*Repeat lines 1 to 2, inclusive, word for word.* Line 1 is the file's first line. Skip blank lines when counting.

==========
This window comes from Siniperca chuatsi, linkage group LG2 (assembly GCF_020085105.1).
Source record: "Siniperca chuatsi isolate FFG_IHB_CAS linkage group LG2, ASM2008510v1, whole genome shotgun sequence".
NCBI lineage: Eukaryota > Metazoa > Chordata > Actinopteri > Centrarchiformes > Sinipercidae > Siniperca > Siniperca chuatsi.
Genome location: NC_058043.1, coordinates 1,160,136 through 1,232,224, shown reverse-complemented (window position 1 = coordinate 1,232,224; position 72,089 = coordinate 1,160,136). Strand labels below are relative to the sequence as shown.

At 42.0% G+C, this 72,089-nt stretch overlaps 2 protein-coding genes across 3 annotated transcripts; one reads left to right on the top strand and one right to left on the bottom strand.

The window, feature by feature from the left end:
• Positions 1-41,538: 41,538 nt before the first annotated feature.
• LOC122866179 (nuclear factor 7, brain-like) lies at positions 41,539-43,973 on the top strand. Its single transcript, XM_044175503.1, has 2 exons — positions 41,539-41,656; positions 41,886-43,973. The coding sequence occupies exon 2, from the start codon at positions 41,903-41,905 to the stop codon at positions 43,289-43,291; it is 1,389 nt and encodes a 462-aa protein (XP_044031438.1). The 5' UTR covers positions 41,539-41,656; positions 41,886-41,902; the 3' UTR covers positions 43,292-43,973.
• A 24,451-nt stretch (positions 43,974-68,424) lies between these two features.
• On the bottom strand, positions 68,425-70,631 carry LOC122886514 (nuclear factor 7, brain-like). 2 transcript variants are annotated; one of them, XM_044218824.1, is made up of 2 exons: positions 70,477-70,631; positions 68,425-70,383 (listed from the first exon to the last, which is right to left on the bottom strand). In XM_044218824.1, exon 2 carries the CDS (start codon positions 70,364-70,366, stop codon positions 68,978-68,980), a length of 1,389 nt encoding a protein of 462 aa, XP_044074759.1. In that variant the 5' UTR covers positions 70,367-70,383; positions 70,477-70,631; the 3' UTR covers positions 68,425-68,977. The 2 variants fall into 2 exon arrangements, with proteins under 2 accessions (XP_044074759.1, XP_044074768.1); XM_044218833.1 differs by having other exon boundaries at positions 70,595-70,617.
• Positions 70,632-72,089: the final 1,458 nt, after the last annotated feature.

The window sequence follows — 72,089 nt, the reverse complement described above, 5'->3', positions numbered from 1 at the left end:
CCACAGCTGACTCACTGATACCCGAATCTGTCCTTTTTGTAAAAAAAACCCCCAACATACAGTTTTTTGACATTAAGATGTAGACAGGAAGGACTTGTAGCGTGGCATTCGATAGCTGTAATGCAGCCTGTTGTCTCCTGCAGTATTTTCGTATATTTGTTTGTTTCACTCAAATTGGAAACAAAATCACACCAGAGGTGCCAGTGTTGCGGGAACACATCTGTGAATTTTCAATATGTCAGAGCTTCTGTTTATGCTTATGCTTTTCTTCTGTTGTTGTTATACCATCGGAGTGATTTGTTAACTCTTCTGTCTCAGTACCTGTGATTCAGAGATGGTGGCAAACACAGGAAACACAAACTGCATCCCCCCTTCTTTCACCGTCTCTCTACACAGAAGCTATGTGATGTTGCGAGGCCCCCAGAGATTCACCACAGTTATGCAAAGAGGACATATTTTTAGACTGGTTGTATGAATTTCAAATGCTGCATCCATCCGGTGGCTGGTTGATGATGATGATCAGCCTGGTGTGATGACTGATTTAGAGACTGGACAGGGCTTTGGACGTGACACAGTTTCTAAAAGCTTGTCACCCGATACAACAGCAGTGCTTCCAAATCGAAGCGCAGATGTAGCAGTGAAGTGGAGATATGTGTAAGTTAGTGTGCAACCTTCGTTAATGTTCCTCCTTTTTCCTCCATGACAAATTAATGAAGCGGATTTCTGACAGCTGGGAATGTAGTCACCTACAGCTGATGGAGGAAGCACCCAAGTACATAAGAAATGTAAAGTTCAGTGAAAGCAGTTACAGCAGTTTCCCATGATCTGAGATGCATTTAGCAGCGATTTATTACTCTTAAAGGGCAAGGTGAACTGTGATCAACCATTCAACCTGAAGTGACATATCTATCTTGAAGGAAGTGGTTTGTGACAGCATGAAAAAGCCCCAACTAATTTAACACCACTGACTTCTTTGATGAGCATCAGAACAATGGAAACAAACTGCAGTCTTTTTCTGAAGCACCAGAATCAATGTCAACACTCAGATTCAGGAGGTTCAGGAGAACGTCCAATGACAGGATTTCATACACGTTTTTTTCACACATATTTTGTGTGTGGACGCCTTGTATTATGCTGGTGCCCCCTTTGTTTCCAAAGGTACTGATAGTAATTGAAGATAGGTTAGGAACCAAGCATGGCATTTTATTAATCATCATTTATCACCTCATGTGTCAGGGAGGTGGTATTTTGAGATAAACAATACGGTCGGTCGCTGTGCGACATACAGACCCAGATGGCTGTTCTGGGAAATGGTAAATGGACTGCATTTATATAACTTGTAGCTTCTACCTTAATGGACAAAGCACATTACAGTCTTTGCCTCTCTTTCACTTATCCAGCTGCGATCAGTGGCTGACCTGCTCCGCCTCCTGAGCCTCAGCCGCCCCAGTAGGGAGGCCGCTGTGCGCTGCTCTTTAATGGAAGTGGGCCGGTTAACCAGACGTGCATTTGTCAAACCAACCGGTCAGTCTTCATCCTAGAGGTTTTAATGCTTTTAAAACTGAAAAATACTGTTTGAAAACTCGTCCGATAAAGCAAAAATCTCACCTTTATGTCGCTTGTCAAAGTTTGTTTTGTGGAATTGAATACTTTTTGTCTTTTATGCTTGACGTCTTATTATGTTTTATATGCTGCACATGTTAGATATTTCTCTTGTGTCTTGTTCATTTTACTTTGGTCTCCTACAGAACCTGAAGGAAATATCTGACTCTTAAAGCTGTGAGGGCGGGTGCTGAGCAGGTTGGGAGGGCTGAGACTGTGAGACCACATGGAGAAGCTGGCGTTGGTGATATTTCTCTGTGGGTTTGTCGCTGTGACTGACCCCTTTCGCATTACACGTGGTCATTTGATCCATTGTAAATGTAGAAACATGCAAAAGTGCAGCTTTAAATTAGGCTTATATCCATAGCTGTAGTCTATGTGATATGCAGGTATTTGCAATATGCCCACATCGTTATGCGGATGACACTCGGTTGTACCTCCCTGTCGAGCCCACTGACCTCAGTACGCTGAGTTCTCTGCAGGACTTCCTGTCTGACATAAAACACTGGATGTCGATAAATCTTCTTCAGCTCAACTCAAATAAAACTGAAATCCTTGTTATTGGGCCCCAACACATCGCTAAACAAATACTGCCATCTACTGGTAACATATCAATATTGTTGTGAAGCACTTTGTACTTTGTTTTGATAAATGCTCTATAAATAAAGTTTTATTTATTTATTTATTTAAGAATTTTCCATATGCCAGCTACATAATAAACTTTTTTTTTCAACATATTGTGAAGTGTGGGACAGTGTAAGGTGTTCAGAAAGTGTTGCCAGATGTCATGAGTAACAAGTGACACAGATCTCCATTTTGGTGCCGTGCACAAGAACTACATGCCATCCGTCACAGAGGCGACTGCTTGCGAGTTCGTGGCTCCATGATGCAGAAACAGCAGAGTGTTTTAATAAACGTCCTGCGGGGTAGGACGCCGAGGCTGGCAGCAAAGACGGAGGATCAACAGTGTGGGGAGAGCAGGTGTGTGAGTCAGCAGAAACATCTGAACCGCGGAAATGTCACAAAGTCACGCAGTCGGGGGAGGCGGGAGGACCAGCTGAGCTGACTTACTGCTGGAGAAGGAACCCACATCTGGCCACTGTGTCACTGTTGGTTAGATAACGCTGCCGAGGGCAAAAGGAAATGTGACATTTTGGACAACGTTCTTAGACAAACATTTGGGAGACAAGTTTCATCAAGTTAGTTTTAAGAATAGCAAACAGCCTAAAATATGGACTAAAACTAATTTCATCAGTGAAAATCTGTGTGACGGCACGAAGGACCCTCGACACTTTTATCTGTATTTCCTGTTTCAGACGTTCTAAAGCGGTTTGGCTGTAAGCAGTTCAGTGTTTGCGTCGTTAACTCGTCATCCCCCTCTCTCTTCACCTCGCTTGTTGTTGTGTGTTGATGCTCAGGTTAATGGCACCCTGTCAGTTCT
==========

This window comes from Siniperca chuatsi, linkage group LG2 (assembly GCF_020085105.1).
Source record: "Siniperca chuatsi isolate FFG_IHB_CAS linkage group LG2, ASM2008510v1, whole genome shotgun sequence".